Federal Search and Seizure: When The Government Can Invade Your Privacy
April 20, 2020
The right to privacy of all citizens in the U.S. is the foundation of many civil liberties. Protection against unreasonable search and seizures is codified in the Fourth Amendment to the Constitution. A keyword in the amendment is “unreasonable.” Over the years, the law interpreting the meaning of the word has identified situations in which police do not necessarily need a search warrant to search your person or property. This blog will give you a general idea of when those situations may arise.
Except in rare circumstances, a search warrant is required for law enforcement personnel to encroach onto your private property and conduct a lawful search. A judge from the appropriate jurisdiction must sign off on a search warrant for it to be valid. This is usually done after law enforcement personnel seeking the warrant show the judge there is probable cause that searching a home or vehicle will reveal evidence of a crime.
Searches and Seizures Without a Warrant
There are a number of circumstances in which police may search your home, car, or other property without first obtaining a valid search warrant. Some of those reasons include:
You consent to a search. To save time, police might simply ask you if you will allow them to search whatever location they are seeking access to. You can – and should – say no.
Plain View. When police are lawfully in a particular place, such as a home, and observe evidence of a crime in plain view (meaning out in the open) they may seize such evidence and may be permitted to conduct a further search of the premises.
Exigent circumstances. This describes a situation in which police claim that waiting on a search warrant would result in the destruction of evidence or a suspect’s escape.
Searches performed during probation. Those on probation normally do not have the same level of privacy expectations as others.
How Do I Know If My Fourth Amendment Rights Have Been Violated?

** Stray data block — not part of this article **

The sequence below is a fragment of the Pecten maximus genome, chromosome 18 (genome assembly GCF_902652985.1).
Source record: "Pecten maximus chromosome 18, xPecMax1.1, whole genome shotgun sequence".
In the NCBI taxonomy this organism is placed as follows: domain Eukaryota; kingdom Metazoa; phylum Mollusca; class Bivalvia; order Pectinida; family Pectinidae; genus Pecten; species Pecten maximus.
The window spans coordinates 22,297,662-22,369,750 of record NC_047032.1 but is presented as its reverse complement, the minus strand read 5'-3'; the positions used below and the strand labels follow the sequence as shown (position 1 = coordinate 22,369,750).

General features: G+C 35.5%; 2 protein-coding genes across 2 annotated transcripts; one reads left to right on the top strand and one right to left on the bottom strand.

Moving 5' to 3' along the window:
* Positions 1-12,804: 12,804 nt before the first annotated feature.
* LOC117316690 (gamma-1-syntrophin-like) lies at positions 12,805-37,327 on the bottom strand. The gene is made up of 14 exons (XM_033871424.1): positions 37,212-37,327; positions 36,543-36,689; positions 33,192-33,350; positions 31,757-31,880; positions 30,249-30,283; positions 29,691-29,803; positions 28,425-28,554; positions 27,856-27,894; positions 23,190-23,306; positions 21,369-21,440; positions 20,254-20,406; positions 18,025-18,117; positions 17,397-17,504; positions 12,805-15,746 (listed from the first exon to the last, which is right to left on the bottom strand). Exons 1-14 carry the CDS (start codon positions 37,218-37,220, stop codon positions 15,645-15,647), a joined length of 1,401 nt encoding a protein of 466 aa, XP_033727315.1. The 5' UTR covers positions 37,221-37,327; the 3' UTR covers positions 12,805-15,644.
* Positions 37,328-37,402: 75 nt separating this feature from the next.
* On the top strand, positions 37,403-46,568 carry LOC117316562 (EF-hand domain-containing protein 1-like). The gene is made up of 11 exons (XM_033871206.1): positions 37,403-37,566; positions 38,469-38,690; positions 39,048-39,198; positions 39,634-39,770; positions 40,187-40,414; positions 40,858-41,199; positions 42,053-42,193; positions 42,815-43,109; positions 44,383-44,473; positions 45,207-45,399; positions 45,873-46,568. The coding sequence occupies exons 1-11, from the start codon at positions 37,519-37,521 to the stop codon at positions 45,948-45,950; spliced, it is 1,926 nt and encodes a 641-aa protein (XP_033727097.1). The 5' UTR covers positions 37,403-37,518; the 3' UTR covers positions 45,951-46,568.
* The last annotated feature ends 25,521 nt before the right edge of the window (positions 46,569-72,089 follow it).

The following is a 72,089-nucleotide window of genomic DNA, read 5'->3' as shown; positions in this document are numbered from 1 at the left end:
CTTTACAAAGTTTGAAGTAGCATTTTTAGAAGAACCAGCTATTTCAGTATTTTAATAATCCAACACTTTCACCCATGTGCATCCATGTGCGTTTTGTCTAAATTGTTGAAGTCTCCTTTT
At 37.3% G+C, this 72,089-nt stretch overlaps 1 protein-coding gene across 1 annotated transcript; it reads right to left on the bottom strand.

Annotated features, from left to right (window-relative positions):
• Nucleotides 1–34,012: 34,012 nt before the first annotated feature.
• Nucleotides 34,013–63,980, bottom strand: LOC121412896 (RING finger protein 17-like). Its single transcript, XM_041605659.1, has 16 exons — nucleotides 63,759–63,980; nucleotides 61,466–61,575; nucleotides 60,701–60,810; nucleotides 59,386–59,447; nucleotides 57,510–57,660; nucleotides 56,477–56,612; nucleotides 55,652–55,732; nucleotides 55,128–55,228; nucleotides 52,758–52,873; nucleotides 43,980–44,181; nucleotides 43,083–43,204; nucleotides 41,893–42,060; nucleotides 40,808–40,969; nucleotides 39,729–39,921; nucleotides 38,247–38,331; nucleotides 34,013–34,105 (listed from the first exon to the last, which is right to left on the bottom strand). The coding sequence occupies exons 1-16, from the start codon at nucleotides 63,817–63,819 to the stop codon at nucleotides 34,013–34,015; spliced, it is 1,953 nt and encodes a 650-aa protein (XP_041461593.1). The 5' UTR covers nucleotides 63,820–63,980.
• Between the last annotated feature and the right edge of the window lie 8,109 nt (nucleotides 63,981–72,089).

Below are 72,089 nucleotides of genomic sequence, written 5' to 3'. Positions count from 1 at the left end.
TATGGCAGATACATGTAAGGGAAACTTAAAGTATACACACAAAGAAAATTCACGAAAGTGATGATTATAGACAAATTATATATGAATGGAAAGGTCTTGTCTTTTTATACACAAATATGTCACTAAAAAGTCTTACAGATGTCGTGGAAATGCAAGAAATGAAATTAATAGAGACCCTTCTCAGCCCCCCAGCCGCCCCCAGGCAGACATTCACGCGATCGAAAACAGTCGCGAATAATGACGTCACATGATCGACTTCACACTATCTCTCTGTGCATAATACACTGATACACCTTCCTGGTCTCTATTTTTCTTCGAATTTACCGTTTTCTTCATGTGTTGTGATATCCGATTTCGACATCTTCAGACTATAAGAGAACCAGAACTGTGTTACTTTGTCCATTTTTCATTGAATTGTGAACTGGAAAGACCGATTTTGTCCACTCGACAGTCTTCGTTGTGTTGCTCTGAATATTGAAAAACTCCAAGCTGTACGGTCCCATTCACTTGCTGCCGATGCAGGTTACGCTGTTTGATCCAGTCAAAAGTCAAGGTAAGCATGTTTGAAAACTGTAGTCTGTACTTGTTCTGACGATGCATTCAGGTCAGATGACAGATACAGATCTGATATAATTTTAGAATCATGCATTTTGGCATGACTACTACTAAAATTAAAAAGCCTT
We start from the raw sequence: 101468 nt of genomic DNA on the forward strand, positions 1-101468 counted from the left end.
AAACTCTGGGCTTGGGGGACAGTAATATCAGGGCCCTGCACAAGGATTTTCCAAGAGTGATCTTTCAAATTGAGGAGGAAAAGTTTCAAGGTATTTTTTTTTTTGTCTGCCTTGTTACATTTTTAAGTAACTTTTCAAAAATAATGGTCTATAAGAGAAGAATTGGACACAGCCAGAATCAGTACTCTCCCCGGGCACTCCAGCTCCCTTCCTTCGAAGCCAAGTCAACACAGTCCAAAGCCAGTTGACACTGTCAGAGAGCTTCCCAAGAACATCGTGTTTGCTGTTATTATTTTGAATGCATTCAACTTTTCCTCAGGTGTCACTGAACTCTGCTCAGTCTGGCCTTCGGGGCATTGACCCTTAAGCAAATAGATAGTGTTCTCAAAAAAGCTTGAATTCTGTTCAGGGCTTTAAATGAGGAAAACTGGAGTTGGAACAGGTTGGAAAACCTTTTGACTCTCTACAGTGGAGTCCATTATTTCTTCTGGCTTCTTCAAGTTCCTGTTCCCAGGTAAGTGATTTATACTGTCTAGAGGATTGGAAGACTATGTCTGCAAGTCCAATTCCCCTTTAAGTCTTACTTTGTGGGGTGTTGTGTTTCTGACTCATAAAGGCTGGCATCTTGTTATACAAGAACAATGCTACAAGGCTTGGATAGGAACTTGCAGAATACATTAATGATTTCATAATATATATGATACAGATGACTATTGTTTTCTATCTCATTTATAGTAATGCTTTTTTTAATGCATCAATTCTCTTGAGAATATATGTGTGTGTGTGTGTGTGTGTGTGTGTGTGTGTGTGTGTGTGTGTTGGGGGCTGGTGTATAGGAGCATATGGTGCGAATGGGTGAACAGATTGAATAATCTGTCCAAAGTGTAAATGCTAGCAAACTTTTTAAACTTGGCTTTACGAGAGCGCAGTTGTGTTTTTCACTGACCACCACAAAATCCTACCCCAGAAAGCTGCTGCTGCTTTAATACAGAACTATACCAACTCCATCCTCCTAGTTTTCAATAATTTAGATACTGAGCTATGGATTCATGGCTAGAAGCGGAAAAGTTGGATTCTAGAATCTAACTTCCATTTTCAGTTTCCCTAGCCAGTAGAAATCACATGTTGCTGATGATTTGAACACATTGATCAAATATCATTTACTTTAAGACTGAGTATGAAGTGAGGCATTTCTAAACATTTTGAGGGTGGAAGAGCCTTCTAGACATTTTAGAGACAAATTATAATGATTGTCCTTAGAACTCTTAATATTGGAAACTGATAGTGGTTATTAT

In order to complain that your constitutional rights were violated, you must have “standing.” “Standing” means you have a lawful right which was infringed by police action. In order to establish standing a person must have a reasonable expectation of privacy in the place being searched. If your home or car is being searched this is not difficult to establish, since it is your property and you certainly have an expectation of privacy. But consider other situations where you may not have such an expectation, such as a restaurant or a school locker or your workplace. Situations such as those require a more complicated analysis by an experienced attorney who can specifically determine if your rights were violated based on the unique facts of the case.
If you were the subject of an unreasonable search and seizure or a warrantless search and seizure the remedy is the exclusion of the evidence. That means that it cannot be used against you in court. In many cases, without the evidence, the case will be dismissed. In other cases, it may result in an exclusion of only some of the evidence, but will still have a significant impact on obtaining a favorable outcome of the case.
To put up a premium defense against your federal charges, you need an attorney who understands the relevant laws and can fight to limit admissibility of evidence. Most of all, you need a legal team that understands and respects your constitutional rights. Get in touch with Attorney Barry M. Wax today to get started on a one-hour, no-obligation consultation.